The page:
China holds around $700 Billion in U.S. currency in its foreign-exchange reserves. But now, because of fears of a weakening greenback, China's National Bureau of Statistics wants the country to begin trading in its U.S. dollars for other major currencies.
On top of the fear of a slowing economy, investors are concerned that a weakening market has encouraged the Fed to pause in its policy of steadily increasing interest rates thus putting further downward pressure on the greenback. The Chinese now hold the world's largest foreign-exchange reserve. According to latest figures, the Chinese forex reserve has ballooned to an astonishing $941 billion!
China has been increasing its foreign-exchange reserve by an average of $20 Billion each month this year, accumulating most of this in U.S. dollars. In fact, most estimates show that the U.S. dollar makes up 70% to 80% of China's of foreign-exchange reserves. That means the Chinese hold somewhere between $650 and $750 Billion in U.S. currency.
On fears that the U.S. dollar is headed lower, China is slowly but surely trading in their U.S. dollars for Euros and yen. Over the recent months China has been buying the greenback to prevent foreign exchange inflows from boosting the yuan's value. The nation wants to slow appreciation in the yuan, which has risen 1.5% since it was revalued a year ago, as it protects exporter profits. But last week China's National Bureau of Statistics said the country should begin diversifying its foreign-exchange reserves in order to hedge itself against a falling U.S. dollar. In a statement posted on their website, the statistical bureau said, "The U.S. dollar may continue to weaken, increasing the risks of foreign-exchange losses in our currency reserves." This diversification will undoubtedly put a severe downward pressure on the U.S. dollar and cause gold prices to increase.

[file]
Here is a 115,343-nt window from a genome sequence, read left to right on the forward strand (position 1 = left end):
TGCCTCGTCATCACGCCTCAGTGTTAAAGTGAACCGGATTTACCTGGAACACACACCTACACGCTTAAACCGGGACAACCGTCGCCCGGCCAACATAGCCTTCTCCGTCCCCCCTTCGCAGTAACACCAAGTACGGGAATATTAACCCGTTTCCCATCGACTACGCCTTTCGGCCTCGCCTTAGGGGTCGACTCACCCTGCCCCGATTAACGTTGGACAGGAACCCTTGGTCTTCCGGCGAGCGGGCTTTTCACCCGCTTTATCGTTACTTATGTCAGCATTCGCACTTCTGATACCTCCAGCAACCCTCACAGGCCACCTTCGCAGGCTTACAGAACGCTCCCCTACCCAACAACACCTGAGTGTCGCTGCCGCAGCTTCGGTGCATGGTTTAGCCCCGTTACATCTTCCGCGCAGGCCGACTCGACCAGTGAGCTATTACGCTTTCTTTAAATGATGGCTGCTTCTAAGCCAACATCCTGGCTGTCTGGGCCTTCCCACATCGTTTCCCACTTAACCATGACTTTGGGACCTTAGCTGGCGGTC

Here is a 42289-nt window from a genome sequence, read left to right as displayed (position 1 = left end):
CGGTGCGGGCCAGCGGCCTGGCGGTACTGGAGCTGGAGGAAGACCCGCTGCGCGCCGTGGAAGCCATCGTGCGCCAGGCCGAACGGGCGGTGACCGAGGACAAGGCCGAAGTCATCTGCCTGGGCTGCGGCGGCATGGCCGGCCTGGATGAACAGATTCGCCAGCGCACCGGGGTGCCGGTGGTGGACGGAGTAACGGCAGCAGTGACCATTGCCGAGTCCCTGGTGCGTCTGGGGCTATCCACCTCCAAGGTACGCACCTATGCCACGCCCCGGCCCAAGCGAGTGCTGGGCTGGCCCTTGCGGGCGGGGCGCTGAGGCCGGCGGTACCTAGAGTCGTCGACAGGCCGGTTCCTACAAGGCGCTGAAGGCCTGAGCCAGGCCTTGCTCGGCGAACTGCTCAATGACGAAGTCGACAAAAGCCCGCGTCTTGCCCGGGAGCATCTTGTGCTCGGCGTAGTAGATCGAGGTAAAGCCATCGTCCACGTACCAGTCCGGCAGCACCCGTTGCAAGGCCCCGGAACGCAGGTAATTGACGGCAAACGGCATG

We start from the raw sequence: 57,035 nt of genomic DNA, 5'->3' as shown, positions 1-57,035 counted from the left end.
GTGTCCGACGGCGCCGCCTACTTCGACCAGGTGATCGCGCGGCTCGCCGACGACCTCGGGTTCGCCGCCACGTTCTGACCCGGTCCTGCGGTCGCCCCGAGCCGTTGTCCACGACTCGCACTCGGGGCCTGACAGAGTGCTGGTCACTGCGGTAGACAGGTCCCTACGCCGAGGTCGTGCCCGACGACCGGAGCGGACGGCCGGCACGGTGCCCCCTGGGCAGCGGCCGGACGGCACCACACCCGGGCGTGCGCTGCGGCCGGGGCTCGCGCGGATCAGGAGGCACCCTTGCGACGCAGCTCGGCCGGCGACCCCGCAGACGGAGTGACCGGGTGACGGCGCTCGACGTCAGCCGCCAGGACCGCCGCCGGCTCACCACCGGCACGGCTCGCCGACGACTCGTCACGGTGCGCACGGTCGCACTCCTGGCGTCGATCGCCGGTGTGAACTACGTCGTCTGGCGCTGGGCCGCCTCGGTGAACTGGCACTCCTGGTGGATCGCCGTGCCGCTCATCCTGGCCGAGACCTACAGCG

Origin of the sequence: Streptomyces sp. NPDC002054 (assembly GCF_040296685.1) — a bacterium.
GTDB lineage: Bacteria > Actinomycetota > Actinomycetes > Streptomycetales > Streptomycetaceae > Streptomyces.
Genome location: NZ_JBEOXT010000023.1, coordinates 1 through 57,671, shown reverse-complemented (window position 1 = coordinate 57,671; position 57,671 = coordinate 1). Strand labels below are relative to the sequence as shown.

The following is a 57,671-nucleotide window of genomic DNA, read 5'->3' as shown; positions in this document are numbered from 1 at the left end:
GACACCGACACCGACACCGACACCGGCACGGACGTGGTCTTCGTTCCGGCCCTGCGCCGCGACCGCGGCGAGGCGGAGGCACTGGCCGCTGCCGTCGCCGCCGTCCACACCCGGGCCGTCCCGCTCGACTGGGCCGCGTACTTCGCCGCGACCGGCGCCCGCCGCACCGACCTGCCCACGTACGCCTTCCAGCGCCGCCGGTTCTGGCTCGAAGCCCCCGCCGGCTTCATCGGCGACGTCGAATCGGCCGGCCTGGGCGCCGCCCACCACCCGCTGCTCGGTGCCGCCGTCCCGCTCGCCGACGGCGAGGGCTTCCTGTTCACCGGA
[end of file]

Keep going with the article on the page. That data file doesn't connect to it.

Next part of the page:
As the nation gradually moves away from the U.S. dollar and into other currencies, Chinese economists are urging Beijing to significantly increase their gold reserves by almost four times! Bad news for the U.S. dollar is good for Gold. Chinese economists want to quadruple the country's gold reserves! Economists want to increase China's gold reserves so those reserves account for 3% to 5% of the foreign exchange reserves, that translates to about 2,500 tons!
As of today, China holds about 600 tons of the yellow metal in its reserves. This makes up about 1.3% of their total foreign-exchange reserves. More gold reserves will help the Chinese government prevent risks and handle emergencies in case of future possible turbulence in the international political and economic situation. It's difficult not to be bullish on gold right now.
The U.S. current account deficit is likely to contract in the quarters ahead, but only because of a decline in foreign capital inflows. This is likely to result in flat or declining U.S. domestic investment, particularly in the housing sector. There is no doubt that foreign central banks have been the primary buyers of U.S. Treasury debt in recent years, and the primary mechanism by which the U.S. current account (and the growth in U.S. domestic investment) has been financed. The central banks continue to tighten policy, so their absorption of U.S. Treasuries is slowing. When foreign investors fail to absorb the Treasury securities needed to finance U.S. government deficits, those Treasuries are forced into the hands of U.S. investors instead. No wonder you'll see some of the most world's greatest investors are betting against the greenback, from Warren Buffet to Bill Gates and Richard Branson to George Soros!
So how can you profit? Buying ETFs iShares COMEX Gold Trust (NYSEARCA:IAU) or streetTRACKS Gold Trust (NYSEARCA:GLD) and by going long the Euro Currency Trust (NYSEARCA:FXE). FXE represents a cost-effective investment relative to traditional means of investing in the foreign exchange market.